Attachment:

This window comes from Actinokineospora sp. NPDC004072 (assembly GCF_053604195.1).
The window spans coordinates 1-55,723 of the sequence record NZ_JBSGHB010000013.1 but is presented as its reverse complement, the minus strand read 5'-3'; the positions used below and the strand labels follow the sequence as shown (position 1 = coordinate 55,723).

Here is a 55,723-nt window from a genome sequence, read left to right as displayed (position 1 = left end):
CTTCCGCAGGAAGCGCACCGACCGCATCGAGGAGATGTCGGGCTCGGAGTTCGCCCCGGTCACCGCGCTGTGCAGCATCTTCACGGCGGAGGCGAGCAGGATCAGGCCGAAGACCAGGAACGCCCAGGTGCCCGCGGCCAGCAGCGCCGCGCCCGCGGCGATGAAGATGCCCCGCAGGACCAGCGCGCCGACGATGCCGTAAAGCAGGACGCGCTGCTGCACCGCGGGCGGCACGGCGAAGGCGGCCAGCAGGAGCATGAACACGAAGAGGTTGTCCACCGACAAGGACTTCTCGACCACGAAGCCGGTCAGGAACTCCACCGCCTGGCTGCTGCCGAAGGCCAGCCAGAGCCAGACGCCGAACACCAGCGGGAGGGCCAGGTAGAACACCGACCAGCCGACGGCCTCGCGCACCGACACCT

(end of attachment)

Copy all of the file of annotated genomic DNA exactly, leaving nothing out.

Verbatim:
This window comes from Actinokineospora sp. NPDC004072 (assembly GCF_053604195.1).
The window spans coordinates 1-55,723 of the sequence record NZ_JBSGHB010000013.1 but is presented as its reverse complement, the minus strand read 5'-3'; the positions used below and the strand labels follow the sequence as shown (position 1 = coordinate 55,723).

Here is a 55,723-nt window from a genome sequence, read left to right as displayed (position 1 = left end):
CTTCCGCAGGAAGCGCACCGACCGCATCGAGGAGATGTCGGGCTCGGAGTTCGCCCCGGTCACCGCGCTGTGCAGCATCTTCACGGCGGAGGCGAGCAGGATCAGGCCGAAGACCAGGAACGCCCAGGTGCCCGCGGCCAGCAGCGCCGCGCCCGCGGCGATGAAGATGCCCCGCAGGACCAGCGCGCCGACGATGCCGTAAAGCAGGACGCGCTGCTGCACCGCGGGCGGCACGGCGAAGGCGGCCAGCAGGAGCATGAACACGAAGAGGTTGTCCACCGACAAGGACTTCTCGACCACGAAGCCGGTCAGGAACTCCACCGCCTGGCTGCTGCCGAAGGCCAGCCAGAGCCAGACGCCGAACACCAGCGGGAGGGCCAGGTAGAACACCGACCAGCCGACGGCCTCGCGCACCGACACCT